05.06.2018 | Fraunhofer-Institut für Grenzflächen- und Bioverfahrenstechnik IGB

All articles from Trade Fair News >>>

The most recent press releases about innovation >>>

Die letzten 5 Focus-News des innovations-reports im Überblick:

Im Focus: Future electronic components to be printed like newspapers

A new manufacturing technique uses a process similar to newspaper printing to form smoother and more flexible metals for making ultrafast electronic devices.

The low-cost process, developed by Purdue University researchers, combines tools already used in industry for manufacturing metals on a large scale, but uses...

Im Focus: First evidence on the source of extragalactic particles

For the first time ever, scientists have determined the cosmic origin of highest-energy neutrinos. A research group led by IceCube scientist Elisa Resconi, spokesperson of the Collaborative Research Center SFB1258 at the Technical University of Munich (TUM), provides an important piece of evidence that the particles detected by the IceCube neutrino telescope at the South Pole originate from a galaxy four billion light-years away from Earth.

To rule out other origins with certainty, the team led by neutrino physicist Elisa Resconi from the Technical University of Munich and multi-wavelength...

Im Focus: Magnetic vortices: Two independent magnetic skyrmion phases discovered in a single material

For the first time a team of researchers have discovered two different phases of magnetic skyrmions in a single material. Physicists of the Technical Universities of Munich and Dresden and the University of Cologne can now better study and understand the properties of these magnetic structures, which are important for both basic research and applications.

Whirlpools are an everyday experience in a bath tub: When the water is drained a circular vortex is formed. Typically, such whirls are rather stable. Similar...

Im Focus: Breaking the bond: To take part or not?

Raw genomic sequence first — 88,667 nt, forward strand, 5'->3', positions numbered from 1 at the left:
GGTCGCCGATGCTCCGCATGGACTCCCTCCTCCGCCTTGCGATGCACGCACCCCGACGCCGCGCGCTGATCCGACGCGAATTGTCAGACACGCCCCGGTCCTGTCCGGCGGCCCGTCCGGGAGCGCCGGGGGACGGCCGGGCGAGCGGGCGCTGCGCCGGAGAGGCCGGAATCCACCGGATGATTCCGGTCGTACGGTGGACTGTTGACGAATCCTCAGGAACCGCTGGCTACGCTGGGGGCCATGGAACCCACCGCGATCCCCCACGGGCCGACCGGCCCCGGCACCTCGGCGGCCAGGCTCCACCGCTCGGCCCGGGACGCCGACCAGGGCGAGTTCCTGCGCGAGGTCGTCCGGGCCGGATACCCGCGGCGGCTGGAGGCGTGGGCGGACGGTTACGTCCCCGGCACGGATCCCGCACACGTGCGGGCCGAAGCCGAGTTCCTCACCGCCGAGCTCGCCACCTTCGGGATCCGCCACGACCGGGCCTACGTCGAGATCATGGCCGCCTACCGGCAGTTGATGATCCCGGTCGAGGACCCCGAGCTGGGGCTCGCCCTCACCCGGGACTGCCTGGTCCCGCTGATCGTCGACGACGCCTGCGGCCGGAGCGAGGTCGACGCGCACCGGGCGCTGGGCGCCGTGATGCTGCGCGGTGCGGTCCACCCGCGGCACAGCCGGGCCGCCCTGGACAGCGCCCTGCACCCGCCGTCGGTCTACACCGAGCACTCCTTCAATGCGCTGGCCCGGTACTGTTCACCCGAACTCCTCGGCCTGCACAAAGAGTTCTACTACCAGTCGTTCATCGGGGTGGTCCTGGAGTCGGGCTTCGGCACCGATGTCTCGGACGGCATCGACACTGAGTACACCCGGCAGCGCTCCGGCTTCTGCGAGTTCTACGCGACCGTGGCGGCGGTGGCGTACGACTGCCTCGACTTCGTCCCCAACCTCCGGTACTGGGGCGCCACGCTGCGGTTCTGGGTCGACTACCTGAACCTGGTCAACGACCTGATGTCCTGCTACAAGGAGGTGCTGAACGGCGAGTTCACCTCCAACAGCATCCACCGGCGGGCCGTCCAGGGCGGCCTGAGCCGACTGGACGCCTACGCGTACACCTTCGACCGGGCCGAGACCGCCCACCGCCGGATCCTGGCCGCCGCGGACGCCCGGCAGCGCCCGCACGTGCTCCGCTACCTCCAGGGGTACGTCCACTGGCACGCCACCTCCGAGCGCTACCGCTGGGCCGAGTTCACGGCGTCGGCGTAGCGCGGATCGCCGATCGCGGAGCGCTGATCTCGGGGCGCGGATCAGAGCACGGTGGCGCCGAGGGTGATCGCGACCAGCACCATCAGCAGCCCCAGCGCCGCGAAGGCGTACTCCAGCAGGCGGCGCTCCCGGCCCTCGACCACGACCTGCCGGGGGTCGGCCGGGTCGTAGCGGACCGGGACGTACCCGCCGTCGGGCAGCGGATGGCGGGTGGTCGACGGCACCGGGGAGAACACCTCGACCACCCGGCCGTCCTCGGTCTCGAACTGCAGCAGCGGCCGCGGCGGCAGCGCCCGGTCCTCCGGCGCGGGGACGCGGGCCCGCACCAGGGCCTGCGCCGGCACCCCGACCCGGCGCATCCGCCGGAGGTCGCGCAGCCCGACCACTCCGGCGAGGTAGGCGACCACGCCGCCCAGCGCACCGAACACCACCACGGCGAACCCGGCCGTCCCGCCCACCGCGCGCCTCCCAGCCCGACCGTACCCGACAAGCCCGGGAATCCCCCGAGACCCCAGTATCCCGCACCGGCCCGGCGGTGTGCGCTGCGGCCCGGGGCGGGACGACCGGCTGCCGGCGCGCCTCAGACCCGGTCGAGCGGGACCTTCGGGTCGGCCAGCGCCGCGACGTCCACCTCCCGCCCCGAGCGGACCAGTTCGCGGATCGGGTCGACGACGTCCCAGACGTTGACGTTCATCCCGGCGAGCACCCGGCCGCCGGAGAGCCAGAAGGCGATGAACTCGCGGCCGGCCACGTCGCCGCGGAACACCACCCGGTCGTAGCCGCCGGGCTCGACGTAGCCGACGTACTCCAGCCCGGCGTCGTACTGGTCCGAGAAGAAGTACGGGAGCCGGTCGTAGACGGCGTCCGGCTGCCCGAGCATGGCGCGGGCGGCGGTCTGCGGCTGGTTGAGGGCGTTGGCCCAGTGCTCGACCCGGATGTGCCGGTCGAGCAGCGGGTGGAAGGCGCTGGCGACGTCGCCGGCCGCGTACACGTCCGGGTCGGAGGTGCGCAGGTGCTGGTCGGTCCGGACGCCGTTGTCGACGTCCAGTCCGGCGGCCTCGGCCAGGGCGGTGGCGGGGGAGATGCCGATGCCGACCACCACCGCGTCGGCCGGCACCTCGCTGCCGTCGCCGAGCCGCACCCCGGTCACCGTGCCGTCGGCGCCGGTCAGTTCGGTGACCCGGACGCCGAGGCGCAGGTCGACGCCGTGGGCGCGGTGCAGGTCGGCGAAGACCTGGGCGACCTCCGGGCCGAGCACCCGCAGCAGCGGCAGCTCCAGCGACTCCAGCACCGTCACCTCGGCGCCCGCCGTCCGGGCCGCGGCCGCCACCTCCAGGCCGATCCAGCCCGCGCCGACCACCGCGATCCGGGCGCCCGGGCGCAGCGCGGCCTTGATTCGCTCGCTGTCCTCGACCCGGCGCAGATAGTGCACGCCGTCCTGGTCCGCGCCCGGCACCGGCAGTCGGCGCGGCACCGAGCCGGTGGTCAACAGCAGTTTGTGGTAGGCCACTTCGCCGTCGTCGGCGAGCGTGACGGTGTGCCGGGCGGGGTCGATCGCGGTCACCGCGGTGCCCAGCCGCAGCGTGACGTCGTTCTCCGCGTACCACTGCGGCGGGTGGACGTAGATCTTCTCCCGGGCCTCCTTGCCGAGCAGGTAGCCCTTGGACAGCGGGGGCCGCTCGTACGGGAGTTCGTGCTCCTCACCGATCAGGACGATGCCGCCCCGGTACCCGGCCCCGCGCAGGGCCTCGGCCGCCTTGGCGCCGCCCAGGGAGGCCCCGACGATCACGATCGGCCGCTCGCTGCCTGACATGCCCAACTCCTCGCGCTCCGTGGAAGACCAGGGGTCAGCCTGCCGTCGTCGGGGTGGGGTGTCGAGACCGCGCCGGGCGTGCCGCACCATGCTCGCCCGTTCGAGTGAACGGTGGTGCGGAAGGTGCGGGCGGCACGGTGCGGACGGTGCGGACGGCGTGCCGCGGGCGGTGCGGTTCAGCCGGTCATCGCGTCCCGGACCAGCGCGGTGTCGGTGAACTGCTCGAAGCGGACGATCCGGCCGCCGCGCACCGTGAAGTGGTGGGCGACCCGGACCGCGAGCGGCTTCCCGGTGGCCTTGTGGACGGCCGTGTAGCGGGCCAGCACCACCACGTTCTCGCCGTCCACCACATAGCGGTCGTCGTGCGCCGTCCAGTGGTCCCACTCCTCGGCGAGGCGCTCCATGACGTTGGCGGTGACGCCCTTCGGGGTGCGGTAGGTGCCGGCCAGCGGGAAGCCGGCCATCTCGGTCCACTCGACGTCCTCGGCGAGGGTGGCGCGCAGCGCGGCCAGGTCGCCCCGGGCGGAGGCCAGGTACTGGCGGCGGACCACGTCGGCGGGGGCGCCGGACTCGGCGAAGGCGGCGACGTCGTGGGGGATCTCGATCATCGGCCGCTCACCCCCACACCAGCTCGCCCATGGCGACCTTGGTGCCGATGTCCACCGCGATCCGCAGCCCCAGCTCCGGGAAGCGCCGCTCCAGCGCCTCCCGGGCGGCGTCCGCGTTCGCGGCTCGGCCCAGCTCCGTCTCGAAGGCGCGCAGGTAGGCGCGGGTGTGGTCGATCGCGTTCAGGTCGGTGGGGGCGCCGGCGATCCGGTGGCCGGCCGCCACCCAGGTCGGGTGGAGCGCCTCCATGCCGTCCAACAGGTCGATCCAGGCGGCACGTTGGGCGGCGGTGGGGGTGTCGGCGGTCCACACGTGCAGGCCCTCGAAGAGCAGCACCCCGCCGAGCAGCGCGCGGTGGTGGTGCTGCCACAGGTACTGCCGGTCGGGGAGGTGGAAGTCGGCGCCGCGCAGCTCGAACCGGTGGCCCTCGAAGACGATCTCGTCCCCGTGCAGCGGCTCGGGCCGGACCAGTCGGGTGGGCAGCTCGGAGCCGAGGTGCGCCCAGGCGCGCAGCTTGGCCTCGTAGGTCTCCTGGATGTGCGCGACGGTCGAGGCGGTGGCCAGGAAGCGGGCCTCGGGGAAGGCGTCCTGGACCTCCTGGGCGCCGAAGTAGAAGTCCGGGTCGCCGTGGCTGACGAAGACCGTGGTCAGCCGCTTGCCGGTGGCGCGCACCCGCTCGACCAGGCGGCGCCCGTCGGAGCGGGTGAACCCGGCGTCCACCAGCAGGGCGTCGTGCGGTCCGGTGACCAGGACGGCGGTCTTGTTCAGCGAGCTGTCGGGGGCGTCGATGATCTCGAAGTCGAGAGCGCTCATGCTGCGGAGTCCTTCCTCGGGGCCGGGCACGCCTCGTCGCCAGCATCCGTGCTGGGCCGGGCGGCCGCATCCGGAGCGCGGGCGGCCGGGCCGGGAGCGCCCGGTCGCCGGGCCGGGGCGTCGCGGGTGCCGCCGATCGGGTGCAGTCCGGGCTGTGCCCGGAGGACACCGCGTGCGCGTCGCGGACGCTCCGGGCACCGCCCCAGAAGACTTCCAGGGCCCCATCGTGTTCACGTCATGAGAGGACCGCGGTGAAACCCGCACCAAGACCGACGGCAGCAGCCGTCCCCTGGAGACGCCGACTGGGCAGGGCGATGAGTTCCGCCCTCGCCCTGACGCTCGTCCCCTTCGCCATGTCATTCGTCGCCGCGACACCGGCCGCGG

Physicists working with Roland Wester at the University of Innsbruck have investigated if and how chemical reactions can be influenced by targeted vibrational excitation of the reactants. They were able to demonstrate that excitation with a laser beam does not affect the efficiency of a chemical exchange reaction and that the excited molecular group acts only as a spectator in the reaction.

A frequently used reaction in organic chemistry is nucleophilic substitution. It plays, for example, an important role in in the synthesis of new chemical...

Im Focus: New 2D Spectroscopy Methods

Optical spectroscopy allows investigating the energy structure and dynamic properties of complex quantum systems. Researchers from the University of Würzburg present two new approaches of coherent two-dimensional spectroscopy.

"Put an excitation into the system and observe how it evolves." According to physicist Professor Tobias Brixner, this is the credo of optical spectroscopy....

All Focus news of the innovation-report >>>

Anzeige

Anzeige

VideoLinks
Industry & Economy
Event News

Leading experts in Diabetes, Metabolism and Biomedical Engineering discuss Precision Medicine

13.07.2018 | Event News

Conference on Laser Polishing – LaP: Fine Tuning for Surfaces

12.07.2018 | Event News

11th European Wood-based Panel Symposium 2018: Meeting point for the wood-based materials industry

03.07.2018 | Event News

 
Latest News

A smart safe rechargeable zinc ion battery based on sol-gel transition electrolytes

20.07.2018 | Power and Electrical Engineering

Reversing cause and effect is no trouble for quantum computers

20.07.2018 | Information Technology

Princeton-UPenn research team finds physics treasure hidden in a wallpaper pattern

20.07.2018 | Materials Sciences

VideoLinks
Science & Research
Overview of more VideoLinks >>>